TOWN LAW, §§30, 63, 64(11-b); PUBLIC OFFICERS LAW, §106;
GENERAL MUNICIPAL LAW, §35: Although the town clerk is
required to record in the minutes of a town board meeting the
name of each member of the board who is present, the clerk is
under no statutory duty to record the names of other persons
attending the meeting. A decision to publish the minutes of a
town board meeting must be made by the affirmative vote of a
majority of all the members of the town board, and not by the
town supervisor acting unilaterally. The town board may also
elect to publish at town expense the report of examination
prepared by the Office of the State Comptroller.
You ask whether the town clerk is required by law to record the names of all persons present at a town board meeting. You also ask whether the town supervisor may cause the town to publish minutes of meetings of the town board and reports of examinations of the financial affairs of the town performed by the Office of the State Comptroller.
Town Law, §30(1) provides that the town clerk is required to attend all meetings of the town board, act as clerk thereof, and "keep a complete and accurate record of the proceedings of each meeting". Further, Public Officers Law, §106(1) provides that minutes must be taken at all open meetings of a public body, which would include town board meetings, and that these minutes "consist of a record or summary of all motions, proposals, resolutions and any other matter formally voted upon and the vote thereon". There are several other sections of law which require specific information or actions of the town board to be recorded in the minutes (see, e.g. Town Law, §§133, 236, 264, 265; General Municipal Law, §803). Town Law, §63 specifically requires that "[t]he vote upon every question shall be taken by ayes and noes, and the names of the members present and their votes shall be entered in the minutes" (emphasis added). There is, however, no statutory requirement for the town clerk to record in the minutes the names of persons attending the meeting, other than the members of the town board.
With respect to the publication of the minutes of a town board meeting, Town Law, §64(11-b) provides that "[t]he town board of any town may publish the minutes of its proceedings in the official newspaper, or if no official newspaper has been designated, in any newspaper having general circulation in the town" (emphasis added; see also Public Officers Law, §106, relative to the availability of the minutes to the public). Although the supervisor is a member of the town board (Town Law, §60), a decision to publish the minutes of the town board would be an act requiring "the affirmative vote of a majority of all the members of the town board" (Town Law, §63) and is not a power vested in the supervisor acting individually.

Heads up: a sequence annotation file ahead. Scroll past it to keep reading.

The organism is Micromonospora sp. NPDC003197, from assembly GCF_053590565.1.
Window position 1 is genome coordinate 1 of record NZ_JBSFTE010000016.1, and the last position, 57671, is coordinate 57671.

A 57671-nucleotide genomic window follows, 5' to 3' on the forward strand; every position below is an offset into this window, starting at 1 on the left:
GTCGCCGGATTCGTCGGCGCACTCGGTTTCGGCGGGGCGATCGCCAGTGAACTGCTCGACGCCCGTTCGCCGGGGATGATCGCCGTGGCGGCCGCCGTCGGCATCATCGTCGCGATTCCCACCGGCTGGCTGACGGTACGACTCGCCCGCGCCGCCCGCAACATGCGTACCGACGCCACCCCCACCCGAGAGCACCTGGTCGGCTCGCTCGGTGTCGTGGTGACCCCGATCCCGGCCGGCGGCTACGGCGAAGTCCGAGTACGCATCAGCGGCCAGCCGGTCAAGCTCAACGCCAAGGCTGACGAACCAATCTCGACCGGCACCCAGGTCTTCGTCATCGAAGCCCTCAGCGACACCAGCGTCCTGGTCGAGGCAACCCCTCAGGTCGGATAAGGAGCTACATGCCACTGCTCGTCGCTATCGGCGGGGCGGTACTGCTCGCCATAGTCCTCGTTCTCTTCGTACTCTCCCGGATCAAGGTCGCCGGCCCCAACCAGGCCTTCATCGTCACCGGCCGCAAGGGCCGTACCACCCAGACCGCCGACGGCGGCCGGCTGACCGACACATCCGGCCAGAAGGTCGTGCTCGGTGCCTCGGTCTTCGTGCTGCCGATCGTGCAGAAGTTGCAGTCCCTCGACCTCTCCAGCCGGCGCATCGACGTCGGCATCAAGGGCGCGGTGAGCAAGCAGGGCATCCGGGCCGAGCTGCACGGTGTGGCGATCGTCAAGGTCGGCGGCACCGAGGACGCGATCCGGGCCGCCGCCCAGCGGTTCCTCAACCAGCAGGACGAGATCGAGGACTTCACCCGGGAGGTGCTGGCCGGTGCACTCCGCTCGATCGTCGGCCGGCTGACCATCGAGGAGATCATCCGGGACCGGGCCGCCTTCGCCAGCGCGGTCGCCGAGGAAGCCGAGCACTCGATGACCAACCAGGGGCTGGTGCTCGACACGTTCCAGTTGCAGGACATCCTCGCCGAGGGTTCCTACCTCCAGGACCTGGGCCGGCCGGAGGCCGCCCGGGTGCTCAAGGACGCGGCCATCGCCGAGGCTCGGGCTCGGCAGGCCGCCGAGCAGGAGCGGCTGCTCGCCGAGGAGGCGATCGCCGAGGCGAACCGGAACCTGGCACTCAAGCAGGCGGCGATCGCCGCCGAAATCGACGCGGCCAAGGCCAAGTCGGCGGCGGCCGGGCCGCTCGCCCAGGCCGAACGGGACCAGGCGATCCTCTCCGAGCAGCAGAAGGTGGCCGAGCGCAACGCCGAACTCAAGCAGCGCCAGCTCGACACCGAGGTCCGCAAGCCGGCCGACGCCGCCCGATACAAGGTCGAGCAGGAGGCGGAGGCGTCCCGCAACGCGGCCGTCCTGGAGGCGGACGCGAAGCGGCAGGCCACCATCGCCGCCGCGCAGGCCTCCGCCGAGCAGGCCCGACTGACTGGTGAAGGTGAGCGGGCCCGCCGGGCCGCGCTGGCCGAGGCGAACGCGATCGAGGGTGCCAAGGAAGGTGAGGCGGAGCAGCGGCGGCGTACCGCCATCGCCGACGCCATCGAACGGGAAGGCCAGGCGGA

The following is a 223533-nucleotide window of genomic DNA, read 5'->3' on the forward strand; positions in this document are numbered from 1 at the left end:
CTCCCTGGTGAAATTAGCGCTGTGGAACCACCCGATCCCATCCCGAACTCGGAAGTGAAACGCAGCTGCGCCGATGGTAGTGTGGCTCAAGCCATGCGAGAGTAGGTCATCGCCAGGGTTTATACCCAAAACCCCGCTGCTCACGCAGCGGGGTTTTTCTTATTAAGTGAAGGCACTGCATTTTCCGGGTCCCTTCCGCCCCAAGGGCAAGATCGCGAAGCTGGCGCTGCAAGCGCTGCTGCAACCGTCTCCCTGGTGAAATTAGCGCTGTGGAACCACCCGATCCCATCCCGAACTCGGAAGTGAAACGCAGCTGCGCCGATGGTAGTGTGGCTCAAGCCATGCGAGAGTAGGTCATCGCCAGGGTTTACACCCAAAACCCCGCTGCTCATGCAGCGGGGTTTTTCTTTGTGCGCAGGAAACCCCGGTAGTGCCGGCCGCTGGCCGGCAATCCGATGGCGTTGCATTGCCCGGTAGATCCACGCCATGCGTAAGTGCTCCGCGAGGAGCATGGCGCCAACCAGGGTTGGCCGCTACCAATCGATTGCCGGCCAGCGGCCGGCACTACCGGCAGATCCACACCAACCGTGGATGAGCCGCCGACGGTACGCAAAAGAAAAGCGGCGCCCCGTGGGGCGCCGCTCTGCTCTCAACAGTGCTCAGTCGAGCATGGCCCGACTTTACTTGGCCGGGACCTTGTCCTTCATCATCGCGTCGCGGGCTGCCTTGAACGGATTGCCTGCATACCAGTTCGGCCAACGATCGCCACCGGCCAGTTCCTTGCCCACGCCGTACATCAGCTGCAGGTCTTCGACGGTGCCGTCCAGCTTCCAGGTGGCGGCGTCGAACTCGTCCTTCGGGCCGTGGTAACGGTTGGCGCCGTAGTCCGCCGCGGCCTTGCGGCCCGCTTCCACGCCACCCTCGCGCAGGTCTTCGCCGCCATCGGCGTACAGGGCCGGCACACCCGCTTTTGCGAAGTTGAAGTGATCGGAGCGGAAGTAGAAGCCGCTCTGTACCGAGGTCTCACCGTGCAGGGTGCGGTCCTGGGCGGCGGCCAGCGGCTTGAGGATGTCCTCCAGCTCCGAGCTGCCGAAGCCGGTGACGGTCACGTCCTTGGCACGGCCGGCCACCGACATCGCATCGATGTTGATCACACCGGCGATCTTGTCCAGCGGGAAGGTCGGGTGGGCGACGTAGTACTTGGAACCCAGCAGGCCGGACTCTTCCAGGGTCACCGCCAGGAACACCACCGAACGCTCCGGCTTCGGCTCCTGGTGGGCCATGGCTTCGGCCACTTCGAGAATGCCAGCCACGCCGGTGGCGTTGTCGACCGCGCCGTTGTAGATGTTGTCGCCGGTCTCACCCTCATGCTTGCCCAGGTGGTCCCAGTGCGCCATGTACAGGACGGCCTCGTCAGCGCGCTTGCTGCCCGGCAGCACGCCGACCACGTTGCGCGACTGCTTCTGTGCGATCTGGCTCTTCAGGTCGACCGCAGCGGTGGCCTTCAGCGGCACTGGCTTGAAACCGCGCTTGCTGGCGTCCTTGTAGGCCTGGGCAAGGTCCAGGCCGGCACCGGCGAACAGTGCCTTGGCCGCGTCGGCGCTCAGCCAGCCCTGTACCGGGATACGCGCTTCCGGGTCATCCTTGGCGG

As to the report of examination performed by this Office, we note that copies of that report must be filed in the office of the town clerk and with the chief fiscal officer of the town (General Municipal Law, §35; see also General Municipal Law, §35(4), relating to reports of an external audit prepared by an independent accountant or any management letter prepared in conjunction with such an external audit). Once filed, the report becomes "a public record open to inspection by any interested person" (id.). Thereafter, the town clerk must publish a notice to the effect that the examination has been performed, that the report has been filed and is available for public inspection, and that the town board may, in its discretion, prepare a written response to the report and file such response in the clerk's office for public inspection (General Municipal Law, §35).
The General Municipal Law makes no provision for publishing the report of examination. Pursuant to Town Law, §116(13), however, "[t]he actual expense incurred in the publication and distribution of a report relative to the fiscal affairs ... of a town" is a proper town charge. It is our opinion that this statutory authority is broad enough to permit publication of the Comptroller's report of examination of the town's financial affairs. Although section 116(13), unlike section 64(11-b), does not expressly provide that the determination to publish is to be made by the town board, it is a general principle that, unless otherwise provided by law, the powers conferred upon a town are vested in and, except where properly delegated, are to be exercised by, the town board (Town Law, §§60, 64; Town of Clay v Helsby, 45 AD2d 292, 357 NYS2d 291). Therefore, the town board, and not the supervisor acting unilaterally, would determine whether to publish a report of examination performed by this Office.
December 31, 1990